From the other house, the squeak of a cloth on window glass. Juncos forage under the crabapple. The thermometer inches up toward unfreezing.
Cold air, warm sun. Two male towhees tweet at each other in the lilac. The old crabapple is coming into bloom, as shockingly pink as ever.
Fog rising from from the valley breaks over the treetops like silent surf. The weak sun finds hints of scarlet under the crabapple leaves.
The old crabapple next to the springhouse is in full bloom, a mass of shocking pink abuzz with insects. The sharp snap of a phoebe’s beak.
Leaves blow backward, signalling storms to come. Fallen crabapple petals litter the ground between the cattails like bloody thumbprints.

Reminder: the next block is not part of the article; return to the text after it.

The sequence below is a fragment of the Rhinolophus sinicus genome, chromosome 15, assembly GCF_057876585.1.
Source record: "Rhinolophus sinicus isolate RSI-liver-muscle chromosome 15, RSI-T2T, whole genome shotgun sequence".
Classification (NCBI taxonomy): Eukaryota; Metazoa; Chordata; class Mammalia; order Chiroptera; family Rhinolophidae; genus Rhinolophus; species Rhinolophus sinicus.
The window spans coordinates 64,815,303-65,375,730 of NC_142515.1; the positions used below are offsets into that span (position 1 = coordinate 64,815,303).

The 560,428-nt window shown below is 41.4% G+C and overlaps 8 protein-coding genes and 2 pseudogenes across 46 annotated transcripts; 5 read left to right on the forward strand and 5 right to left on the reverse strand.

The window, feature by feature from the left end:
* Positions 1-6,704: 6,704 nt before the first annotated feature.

The old crabapple tree next to the springhouse has pulled it off again, blossoming wildly. The catbird scat-sings from its purple depths.
The red porch floor is pocked with yellowish green pollen. In the garden, a red crabapple petal is plastered to a witch hazel leaf.
A catbird mews from within the crabapple’s scandalous maroon. It starts to rain. A chickadee carries a worm into its hole in the stump.
Half molted now, a patchwork of yellow and green, the goldfinch goes twittering past the crabapple’s half-open blooms.
The mayapples next to the creek have opened their umbrellas. We do need rain. Already, the top branches of the crabapple have caught fire.